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Cichlasoma dimerus
by Kaycy Ruffer at

This is an interesting fish. I first acquired a breeding pair from a friend in 1993. The male was approximately four and a half inches in length and the female almost four inches. I placed them in a 55-gallon steel frame tank and placed approximately two inches of sand in the bottom of the tank. I placed a few rocks around one end of the tank in cave formations.

Water Organism Rectangle Fish Fin

A week later these fish decided they wanted to spawn. I placed a potted Anubius nanna plant into the tank and found the male was digging up all the gravel that was holding the plant in the pot. After realizing the male was also tearing up the plant the plant came out. I learned my first lesson with cichlids.

The pair kept going over the top of the cave and shaking their bodies at each other and the male would 'flare' his body at his mate. They were not shy in the least. They did not care one bit that I was watching them so intensely. The females ovipositor was down and she would 'rub' it along the top of the rock. Since no eggs appeared when she did this action I knew she was just doing a 'dry run'. After she would lay a line of eggs the male would then come behind her and get his anal area as close to the eggs as possible. Apparently he was fertilizing the eggs.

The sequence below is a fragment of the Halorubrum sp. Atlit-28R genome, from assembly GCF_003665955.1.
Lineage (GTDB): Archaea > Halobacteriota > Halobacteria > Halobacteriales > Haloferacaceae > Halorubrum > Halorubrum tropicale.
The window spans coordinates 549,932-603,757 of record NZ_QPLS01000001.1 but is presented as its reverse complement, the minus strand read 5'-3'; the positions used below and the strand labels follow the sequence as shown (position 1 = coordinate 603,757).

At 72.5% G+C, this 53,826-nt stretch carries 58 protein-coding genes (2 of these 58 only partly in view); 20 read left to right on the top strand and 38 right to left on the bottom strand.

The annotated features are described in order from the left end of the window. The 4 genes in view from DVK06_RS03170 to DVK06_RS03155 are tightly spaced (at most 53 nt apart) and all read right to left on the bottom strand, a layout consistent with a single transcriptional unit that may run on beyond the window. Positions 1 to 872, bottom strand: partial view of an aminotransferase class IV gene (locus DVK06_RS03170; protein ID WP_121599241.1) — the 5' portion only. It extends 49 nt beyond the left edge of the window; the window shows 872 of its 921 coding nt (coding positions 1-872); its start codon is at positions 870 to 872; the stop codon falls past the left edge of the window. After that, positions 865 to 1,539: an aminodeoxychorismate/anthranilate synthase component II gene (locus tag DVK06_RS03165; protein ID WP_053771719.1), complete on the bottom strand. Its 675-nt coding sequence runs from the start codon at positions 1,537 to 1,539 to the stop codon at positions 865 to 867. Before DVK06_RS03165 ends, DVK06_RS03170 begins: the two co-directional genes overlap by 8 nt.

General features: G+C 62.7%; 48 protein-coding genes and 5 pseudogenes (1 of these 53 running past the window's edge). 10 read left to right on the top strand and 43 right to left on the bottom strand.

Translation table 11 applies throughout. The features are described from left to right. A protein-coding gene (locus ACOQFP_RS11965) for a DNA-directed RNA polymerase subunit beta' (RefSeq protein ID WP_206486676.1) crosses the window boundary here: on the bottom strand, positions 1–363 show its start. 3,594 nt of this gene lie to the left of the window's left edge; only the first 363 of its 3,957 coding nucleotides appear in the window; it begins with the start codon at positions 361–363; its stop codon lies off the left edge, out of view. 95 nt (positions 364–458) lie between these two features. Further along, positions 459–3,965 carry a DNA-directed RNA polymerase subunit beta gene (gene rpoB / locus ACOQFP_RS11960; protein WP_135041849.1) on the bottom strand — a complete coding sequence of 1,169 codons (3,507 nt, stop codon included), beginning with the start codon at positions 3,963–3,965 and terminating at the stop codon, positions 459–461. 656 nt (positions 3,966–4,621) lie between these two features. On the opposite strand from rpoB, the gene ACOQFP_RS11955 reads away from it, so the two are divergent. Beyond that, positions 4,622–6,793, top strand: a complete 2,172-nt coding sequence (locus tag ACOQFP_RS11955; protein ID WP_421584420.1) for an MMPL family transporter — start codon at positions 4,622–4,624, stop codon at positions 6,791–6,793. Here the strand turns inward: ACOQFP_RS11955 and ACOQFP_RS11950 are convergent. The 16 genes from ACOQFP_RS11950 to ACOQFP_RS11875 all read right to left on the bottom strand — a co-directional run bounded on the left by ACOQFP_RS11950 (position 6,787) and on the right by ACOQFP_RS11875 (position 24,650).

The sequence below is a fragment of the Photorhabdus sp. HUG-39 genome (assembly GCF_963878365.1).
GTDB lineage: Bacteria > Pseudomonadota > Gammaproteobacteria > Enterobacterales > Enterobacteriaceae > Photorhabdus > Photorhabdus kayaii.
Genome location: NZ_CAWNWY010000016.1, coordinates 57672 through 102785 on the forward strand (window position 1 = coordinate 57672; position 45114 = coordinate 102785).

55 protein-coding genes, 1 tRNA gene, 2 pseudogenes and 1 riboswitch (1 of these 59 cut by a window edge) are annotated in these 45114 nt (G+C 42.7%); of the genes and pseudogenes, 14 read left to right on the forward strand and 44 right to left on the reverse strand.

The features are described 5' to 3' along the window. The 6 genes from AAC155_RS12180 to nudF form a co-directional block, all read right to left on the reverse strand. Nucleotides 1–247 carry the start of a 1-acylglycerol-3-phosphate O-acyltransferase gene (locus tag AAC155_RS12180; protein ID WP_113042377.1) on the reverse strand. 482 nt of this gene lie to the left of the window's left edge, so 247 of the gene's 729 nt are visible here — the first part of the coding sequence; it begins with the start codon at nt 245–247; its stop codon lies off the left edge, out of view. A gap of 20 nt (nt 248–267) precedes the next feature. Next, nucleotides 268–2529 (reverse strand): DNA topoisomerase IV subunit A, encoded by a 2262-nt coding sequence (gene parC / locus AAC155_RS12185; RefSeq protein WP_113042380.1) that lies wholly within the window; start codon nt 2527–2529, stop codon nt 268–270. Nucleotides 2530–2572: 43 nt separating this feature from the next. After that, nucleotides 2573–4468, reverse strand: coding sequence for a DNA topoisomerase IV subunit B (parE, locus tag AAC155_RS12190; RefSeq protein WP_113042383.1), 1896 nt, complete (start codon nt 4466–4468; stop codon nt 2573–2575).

Rectangle Organism Fish Adaptation Fin

This action went on for hours until the female had finally exhausted all her roe. Approximately four hours later, I noticed they not only spawned on the overhanging rock but also on the round one that was a support! There were a lot of eggs.

The pair were good parents. Taking turns fanning the eggs and picking out the dead (white) eggs. The pair never got into a squabble with each other. While the female would be fanning and caring for the eggs the male would be coming at the front glass pane of the tank as if to warn us away. He was more of the aggressor than his mate. She seemed to take things in stride.

I used to laugh at the male on occasion when I would place a cup on the leg of the stand (the legs protruded from the stand about 2") and the male would immediately come charging the cup no matter where he might have been in the tank. These parents were very protective to say the least. At one point I had put my hand into the tank to do something and got bit by the female! I now knew these 'little' fish had big teeth!

On the third day the eggs hatched. The parents were busy digging depressions in the sand all over the tank.

Organism Gesture Twig Font Plant

In these depressions they would move the fry at least once a day if not more. I think the most they moved their little charges in one day was five times. I don't think the pair could get comfortable that day no matter where they put their fry.

Eight days later the fry were free swimming. It was so fascinating watching these parents care for their young. Now 'Daddy" was even more aggressive when anyone came near the tank. He would make sure that he was between us and his fry. It also appeared to me that he was protecting his female as well and not allowing her near the front of the tank.

I didn't actually count all the fry but, it looked as though there were well over 400 fry! No matter how many species of fish I spawn it still dazzles me when I watch these large 'mean' fish showing such care and gentleness towards their young ones. When the male or female felt there was any danger coming near their tank, they would 'flick' their fins and 'twitch' their bodies and the fry would scurry as quickly as possible to the rock cave with mother right behind them.
Eye Plant Petal Tints and shades Font
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